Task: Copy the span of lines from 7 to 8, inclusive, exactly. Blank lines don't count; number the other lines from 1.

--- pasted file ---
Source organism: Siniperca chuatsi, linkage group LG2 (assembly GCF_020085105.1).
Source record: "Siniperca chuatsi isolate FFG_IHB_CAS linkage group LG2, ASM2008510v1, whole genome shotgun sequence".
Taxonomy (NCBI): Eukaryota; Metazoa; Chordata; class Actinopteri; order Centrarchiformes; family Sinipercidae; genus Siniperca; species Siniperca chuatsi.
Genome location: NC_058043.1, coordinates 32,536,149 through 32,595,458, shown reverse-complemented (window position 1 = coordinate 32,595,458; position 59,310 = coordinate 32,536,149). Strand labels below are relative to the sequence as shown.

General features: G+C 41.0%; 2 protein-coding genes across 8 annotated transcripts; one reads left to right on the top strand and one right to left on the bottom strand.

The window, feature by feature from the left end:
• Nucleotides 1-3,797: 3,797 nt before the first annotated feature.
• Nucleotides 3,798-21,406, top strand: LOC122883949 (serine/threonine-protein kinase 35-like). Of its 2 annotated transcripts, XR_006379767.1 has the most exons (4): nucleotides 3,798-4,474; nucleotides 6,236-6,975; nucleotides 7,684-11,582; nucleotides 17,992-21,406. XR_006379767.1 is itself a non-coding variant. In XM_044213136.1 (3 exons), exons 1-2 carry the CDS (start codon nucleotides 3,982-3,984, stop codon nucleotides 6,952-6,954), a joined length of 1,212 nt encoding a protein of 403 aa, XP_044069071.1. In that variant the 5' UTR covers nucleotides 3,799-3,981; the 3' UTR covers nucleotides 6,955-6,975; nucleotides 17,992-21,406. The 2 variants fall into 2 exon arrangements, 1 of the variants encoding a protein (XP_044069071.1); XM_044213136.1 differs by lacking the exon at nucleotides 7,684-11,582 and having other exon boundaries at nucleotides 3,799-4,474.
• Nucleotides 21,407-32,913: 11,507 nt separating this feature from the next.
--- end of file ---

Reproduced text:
• Nucleotides 1-3,797: 3,797 nt before the first annotated feature.
• Nucleotides 3,798-21,406, top strand: LOC122883949 (serine/threonine-protein kinase 35-like). Of its 2 annotated transcripts, XR_006379767.1 has the most exons (4): nucleotides 3,798-4,474; nucleotides 6,236-6,975; nucleotides 7,684-11,582; nucleotides 17,992-21,406. XR_006379767.1 is itself a non-coding variant. In XM_044213136.1 (3 exons), exons 1-2 carry the CDS (start codon nucleotides 3,982-3,984, stop codon nucleotides 6,952-6,954), a joined length of 1,212 nt encoding a protein of 403 aa, XP_044069071.1. In that variant the 5' UTR covers nucleotides 3,799-3,981; the 3' UTR covers nucleotides 6,955-6,975; nucleotides 17,992-21,406. The 2 variants fall into 2 exon arrangements, 1 of the variants encoding a protein (XP_044069071.1); XM_044213136.1 differs by lacking the exon at nucleotides 7,684-11,582 and having other exon boundaries at nucleotides 3,799-4,474.